In global terms, Europe's information and communications technology (ICT) industry is small, overshadowed by the massive software industry and the extensive electronics industry in East Asia. But it does have some world-class companies, such as telecom equipment providers Nokia and Ericsson, online music platform Spotify, e-commerce company Zalando, enterprise software provider SAP, games developer Supercell (now owned by Tencent), embedded processor designer ARM (now owned by Softbank) and Skype (now owned by Microsoft). Moreover, some of the region's telecom groups, Deutsche Telekom, Vodafone, Orange, and Telefónica, are major multinationals with operations spanning several continents.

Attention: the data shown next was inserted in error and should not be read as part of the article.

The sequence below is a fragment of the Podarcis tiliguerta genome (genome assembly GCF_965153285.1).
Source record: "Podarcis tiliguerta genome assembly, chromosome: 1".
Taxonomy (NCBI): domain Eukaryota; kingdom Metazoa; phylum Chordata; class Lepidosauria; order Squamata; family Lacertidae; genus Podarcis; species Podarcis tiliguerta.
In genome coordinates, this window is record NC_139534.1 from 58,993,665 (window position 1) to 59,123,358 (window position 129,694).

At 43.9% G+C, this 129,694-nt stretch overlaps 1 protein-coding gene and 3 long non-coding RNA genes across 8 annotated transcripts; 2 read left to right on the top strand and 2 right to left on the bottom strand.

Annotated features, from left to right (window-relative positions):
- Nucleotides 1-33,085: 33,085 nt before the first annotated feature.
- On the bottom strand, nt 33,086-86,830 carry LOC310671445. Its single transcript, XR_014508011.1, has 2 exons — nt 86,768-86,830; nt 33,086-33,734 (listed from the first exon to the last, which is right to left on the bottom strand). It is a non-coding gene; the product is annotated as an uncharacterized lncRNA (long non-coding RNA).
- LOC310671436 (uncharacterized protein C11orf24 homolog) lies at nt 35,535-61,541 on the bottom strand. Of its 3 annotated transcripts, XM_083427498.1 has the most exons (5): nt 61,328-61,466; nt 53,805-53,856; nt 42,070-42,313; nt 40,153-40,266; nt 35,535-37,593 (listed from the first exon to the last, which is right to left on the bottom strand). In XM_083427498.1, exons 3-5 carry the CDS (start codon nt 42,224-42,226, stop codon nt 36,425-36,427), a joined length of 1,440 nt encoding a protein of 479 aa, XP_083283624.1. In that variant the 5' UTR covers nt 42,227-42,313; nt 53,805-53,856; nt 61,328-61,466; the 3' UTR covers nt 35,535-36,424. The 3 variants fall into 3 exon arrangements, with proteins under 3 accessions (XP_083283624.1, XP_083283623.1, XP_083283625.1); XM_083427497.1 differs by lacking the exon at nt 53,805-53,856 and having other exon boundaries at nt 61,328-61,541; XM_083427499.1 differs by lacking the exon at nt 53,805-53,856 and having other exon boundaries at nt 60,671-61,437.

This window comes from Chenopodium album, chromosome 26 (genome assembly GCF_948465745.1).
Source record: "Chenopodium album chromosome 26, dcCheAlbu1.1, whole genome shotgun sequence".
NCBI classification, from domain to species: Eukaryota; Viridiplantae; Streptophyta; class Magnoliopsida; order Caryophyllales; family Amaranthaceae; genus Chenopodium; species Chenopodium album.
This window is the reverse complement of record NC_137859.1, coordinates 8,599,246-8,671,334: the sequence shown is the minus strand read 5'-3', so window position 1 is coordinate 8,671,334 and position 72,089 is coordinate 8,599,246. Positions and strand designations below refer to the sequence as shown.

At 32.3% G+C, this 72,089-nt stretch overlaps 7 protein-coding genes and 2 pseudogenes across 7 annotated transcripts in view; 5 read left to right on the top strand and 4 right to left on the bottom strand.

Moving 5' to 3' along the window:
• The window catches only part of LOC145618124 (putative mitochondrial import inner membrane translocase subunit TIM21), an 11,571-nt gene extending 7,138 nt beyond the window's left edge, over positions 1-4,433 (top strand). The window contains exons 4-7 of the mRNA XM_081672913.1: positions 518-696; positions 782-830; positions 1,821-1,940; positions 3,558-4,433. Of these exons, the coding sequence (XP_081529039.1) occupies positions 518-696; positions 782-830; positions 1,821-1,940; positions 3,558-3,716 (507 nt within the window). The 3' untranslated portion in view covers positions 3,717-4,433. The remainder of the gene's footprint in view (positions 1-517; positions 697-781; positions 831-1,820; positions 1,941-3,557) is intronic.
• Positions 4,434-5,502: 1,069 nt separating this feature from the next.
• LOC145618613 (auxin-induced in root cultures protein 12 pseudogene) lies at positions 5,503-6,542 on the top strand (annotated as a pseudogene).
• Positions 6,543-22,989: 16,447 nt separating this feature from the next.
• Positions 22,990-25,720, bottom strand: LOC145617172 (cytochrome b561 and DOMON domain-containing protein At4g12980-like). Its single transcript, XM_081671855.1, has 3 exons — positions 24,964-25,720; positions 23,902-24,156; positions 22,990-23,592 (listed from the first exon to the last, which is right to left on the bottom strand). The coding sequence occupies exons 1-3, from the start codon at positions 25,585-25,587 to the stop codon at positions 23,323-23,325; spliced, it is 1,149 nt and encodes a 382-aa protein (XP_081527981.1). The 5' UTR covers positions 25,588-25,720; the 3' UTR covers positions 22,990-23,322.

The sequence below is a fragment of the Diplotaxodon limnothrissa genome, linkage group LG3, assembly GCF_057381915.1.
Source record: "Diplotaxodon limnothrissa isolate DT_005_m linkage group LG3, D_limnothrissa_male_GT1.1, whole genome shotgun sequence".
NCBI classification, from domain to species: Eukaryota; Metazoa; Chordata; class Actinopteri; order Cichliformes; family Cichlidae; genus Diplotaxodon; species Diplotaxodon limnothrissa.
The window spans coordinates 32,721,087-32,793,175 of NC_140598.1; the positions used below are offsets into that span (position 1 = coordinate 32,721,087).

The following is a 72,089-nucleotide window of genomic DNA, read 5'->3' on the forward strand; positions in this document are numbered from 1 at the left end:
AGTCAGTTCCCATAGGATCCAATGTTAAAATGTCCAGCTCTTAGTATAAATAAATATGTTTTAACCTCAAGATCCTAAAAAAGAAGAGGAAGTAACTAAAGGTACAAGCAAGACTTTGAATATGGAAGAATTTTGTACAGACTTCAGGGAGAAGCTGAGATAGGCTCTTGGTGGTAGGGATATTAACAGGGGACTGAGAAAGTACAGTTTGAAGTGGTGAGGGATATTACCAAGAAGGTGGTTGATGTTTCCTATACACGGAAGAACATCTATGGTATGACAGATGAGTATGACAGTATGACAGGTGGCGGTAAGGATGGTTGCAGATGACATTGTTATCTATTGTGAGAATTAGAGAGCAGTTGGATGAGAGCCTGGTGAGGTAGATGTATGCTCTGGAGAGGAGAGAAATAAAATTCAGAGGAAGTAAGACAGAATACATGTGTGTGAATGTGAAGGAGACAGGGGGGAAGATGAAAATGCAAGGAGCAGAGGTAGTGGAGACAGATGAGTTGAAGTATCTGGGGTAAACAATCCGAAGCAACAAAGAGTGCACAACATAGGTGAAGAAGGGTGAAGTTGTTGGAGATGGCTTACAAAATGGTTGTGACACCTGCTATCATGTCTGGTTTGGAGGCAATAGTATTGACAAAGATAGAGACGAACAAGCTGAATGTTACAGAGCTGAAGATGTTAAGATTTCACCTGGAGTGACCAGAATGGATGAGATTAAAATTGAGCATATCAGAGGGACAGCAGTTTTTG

Although it has only one of the top 10 artificial intelligence (AI) research institutionsa (CNRS in France) and no major cloud service providers or Internet platforms on the scale of Amazon, Microsoft, or Google, Europe does innovate in ICT. Nontech companies, particularly automakers, banks, and pharmaceutical firms, such as BMW, Deutsche Bank, BNP, and Bayer, drive much of this innovation. Whereas Europe's tech industry is cash-strapped, non-tech companies in Europe have more cash holdings than their counterparts in the U.S. or China.b
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